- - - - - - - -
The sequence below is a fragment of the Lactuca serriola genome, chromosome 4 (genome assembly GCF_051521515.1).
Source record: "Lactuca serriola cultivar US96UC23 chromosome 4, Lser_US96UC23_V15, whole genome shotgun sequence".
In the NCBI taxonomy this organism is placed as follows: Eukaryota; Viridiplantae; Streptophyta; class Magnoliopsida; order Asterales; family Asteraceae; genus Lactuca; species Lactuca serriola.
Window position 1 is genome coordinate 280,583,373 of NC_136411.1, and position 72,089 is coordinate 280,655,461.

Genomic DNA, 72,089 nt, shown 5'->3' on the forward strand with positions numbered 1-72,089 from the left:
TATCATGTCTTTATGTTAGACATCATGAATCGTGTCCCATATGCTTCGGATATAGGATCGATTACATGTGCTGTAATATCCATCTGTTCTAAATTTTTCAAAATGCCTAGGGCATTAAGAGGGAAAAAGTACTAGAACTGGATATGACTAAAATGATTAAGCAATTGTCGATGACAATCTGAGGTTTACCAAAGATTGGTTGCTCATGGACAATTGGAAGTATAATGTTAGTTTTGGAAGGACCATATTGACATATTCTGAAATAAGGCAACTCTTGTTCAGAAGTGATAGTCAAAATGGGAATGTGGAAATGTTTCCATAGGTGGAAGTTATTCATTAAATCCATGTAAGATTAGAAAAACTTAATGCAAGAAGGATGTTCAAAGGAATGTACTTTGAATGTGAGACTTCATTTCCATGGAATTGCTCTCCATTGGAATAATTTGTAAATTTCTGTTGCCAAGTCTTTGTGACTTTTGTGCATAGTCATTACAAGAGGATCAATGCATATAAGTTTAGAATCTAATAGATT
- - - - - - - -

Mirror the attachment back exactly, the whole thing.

The sequence below is a fragment of the Lactuca serriola genome, chromosome 4 (genome assembly GCF_051521515.1).
Source record: "Lactuca serriola cultivar US96UC23 chromosome 4, Lser_US96UC23_V15, whole genome shotgun sequence".
In the NCBI taxonomy this organism is placed as follows: Eukaryota; Viridiplantae; Streptophyta; class Magnoliopsida; order Asterales; family Asteraceae; genus Lactuca; species Lactuca serriola.
Window position 1 is genome coordinate 280,583,373 of NC_136411.1, and position 72,089 is coordinate 280,655,461.

Genomic DNA, 72,089 nt, shown 5'->3' on the forward strand with positions numbered 1-72,089 from the left:
TATCATGTCTTTATGTTAGACATCATGAATCGTGTCCCATATGCTTCGGATATAGGATCGATTACATGTGCTGTAATATCCATCTGTTCTAAATTTTTCAAAATGCCTAGGGCATTAAGAGGGAAAAAGTACTAGAACTGGATATGACTAAAATGATTAAGCAATTGTCGATGACAATCTGAGGTTTACCAAAGATTGGTTGCTCATGGACAATTGGAAGTATAATGTTAGTTTTGGAAGGACCATATTGACATATTCTGAAATAAGGCAACTCTTGTTCAGAAGTGATAGTCAAAATGGGAATGTGGAAATGTTTCCATAGGTGGAAGTTATTCATTAAATCCATGTAAGATTAGAAAAACTTAATGCAAGAAGGATGTTCAAAGGAATGTACTTTGAATGTGAGACTTCATTTCCATGGAATTGCTCTCCATTGGAATAATTTGTAAATTTCTGTTGCCAAGTCTTTGTGACTTTTGTGCATAGTCATTACAAGAGGATCAATGCATATAAGTTTAGAATCTAATAGATT